Online harassment and the erosion fallacy

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I used to spend a lot of time arguing with people online (see here for an artist’s rendition). Contrary to the conventional wisdom of “don’t feed the trolls”, I think there’s value in calling out bigotry and related jackassery, mostly for the benefit of people on the sidelines. Allowing bad attitudes to be aired unopposed normalizes them and might tempt people who haven’t encountered them before to assume that they must have some kind of merit or truth to them.

That said, I got thoroughly burned out on doing this several years ago and now largely stay out of comments sections and forums completely. Recently I got into a discussion on a thread that seemed safe (it was about an upcoming game I was looking forward to) that somehow morphed into yet another gigantic clusterfuck about online harassment in gaming (you could say it “entered the gamergate”). During the course of this I saw several terrible attitudes to the issue that tend to crop up repeatedly and formulated some thoughts on them, intending to post them to the thread.

Then I thought “hey I have a blog where I get to filter the comments, why not just post it there”?

The blame for online harassment is clearly on the perpetrators, but the people who disturb me the most are the apologists who flood any discussion on the issue to loudly insist that this isn’t a big deal, they’re making a fuss over nothing, why are we even talking about this? They create an environment where harassment and abuse isn’t just excused but actually normalized as something inherent to gaming culture and the internet as a whole. Possibly the number one move in the apologist’s playbook after just straight-up insisting that the victims are lying is something I’ve started calling the “erosion fallacy”.

Imagine a person who, upon hearing about the idea of erosion for the first time, insists that there’s no way a single drop of water could ever destroy a mountain. Similarly, users of the erosion fallacy will respond to harassment by focusing on the content of any one harassing comment/tweet/email rather than the volume of them aimed at victims of sustained harassment campaigns.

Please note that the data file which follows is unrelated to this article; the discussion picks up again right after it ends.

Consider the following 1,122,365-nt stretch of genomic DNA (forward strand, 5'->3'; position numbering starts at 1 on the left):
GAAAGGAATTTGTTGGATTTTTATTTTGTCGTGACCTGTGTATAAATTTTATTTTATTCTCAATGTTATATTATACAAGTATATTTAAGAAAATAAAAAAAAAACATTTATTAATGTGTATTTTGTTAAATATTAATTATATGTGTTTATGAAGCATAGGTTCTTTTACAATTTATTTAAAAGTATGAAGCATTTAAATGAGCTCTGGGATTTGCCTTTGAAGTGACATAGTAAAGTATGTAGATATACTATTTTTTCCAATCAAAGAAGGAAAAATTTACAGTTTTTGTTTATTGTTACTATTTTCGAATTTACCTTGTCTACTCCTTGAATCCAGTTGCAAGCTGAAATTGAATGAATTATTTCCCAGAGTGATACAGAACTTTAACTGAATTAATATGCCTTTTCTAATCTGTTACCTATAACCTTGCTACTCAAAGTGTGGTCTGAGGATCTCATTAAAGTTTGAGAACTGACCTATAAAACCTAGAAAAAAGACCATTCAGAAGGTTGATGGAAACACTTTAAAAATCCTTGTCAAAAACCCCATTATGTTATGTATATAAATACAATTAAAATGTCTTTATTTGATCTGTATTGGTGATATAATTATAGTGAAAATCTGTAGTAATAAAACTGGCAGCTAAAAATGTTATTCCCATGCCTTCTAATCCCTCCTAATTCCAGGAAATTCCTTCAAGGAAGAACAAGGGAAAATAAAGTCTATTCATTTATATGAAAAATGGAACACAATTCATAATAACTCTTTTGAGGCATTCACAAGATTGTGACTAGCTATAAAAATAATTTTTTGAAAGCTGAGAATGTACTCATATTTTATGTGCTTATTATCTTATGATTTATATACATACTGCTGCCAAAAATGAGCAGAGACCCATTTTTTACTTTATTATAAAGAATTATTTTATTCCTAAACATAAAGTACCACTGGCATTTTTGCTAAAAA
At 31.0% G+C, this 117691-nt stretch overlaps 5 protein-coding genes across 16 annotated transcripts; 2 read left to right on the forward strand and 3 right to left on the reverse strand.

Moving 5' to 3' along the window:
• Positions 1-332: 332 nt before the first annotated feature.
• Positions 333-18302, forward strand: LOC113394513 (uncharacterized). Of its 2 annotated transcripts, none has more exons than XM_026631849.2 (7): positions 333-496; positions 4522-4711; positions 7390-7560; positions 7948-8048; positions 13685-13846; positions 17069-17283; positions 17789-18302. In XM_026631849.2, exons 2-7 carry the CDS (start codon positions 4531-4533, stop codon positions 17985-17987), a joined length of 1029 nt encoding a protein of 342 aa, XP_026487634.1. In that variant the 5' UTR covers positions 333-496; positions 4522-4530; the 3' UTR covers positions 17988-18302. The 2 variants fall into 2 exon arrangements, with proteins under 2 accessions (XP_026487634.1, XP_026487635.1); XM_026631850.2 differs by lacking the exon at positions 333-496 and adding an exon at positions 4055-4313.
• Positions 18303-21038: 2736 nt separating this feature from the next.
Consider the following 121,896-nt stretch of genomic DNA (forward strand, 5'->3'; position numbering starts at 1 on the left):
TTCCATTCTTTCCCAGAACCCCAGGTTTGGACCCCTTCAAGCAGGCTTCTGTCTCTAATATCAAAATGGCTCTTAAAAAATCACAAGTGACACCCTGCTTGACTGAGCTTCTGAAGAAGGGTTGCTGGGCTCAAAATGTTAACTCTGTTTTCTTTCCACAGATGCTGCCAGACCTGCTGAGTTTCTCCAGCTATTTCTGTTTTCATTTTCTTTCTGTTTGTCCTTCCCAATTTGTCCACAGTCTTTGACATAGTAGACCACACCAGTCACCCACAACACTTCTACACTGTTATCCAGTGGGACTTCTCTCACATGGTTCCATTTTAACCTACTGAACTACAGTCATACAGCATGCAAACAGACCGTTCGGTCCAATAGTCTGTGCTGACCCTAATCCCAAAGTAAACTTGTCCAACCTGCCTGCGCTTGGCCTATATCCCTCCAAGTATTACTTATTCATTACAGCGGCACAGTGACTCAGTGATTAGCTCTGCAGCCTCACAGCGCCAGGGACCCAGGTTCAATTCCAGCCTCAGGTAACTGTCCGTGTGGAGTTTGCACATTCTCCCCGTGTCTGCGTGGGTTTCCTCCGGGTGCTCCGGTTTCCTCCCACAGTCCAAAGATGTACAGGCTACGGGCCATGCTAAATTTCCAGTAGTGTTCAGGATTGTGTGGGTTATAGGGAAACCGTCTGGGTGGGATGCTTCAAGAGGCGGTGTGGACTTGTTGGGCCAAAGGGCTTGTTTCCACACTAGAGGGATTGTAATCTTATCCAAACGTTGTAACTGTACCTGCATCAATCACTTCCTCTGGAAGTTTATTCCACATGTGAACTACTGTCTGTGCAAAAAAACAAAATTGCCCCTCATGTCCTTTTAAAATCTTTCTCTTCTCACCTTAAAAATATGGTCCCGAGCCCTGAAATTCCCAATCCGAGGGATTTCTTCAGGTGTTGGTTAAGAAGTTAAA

Sometimes the argument is employed by a person who has engaged in such harassment (“it’s just one tweet, grow a thicker skin!”), but more often it’s an apologist who wheels it out. In both cases the person is ignoring the fact that any tweet or comment or whatever might be one of dozens or even hundreds that the victim has received that week, just like the dozens or hundreds they received the week before that, and the week before that, and the week before that (remember, some of these people have been targeted for years).

A variation of the fallacy focuses on the apologist rather than the victim- “well I’ve been harassed before and it doesn’t bother me” they’ll say (or sometimes “everyone gets harassed online”, which by the way is not actually true), ignoring the fact that any harassment or abuse they’ve received is likely a fraction of a fraction of what the victims of a concentrated campaign receive.

If you point all of this out to them, the next move in the erosion playbook is to insist that if they were on the receiving end of that kind of harassment they’d totally be okay with it. In terms of our metaphor this is like someone accepting that erosion occurs to other mountains, but insisting that their particular favorite mountain is made out of an indestructible material and could never be effected by anything as trivial as a bit of water.

Obviously, the only way anyone can make such an argument is out of extreme ignorance. Most people will buckle under a sustained amount of psychological abuse, no matter how “thick-skinned” they are. In this case the most visible targets’ incredible resilience is being used against them, as their exceptional status is taken to be the norm. A lot of victims of online harassment simply withdraw from the internet, quietly deleting twitter, facebook and tumblr accounts and going off the grid. In some cases victims have quit jobs or even left entire industries without making any public announcement or fanfare. This is the actual effect of sustained harassment: a mountain vanishing in the geological blink of an eye.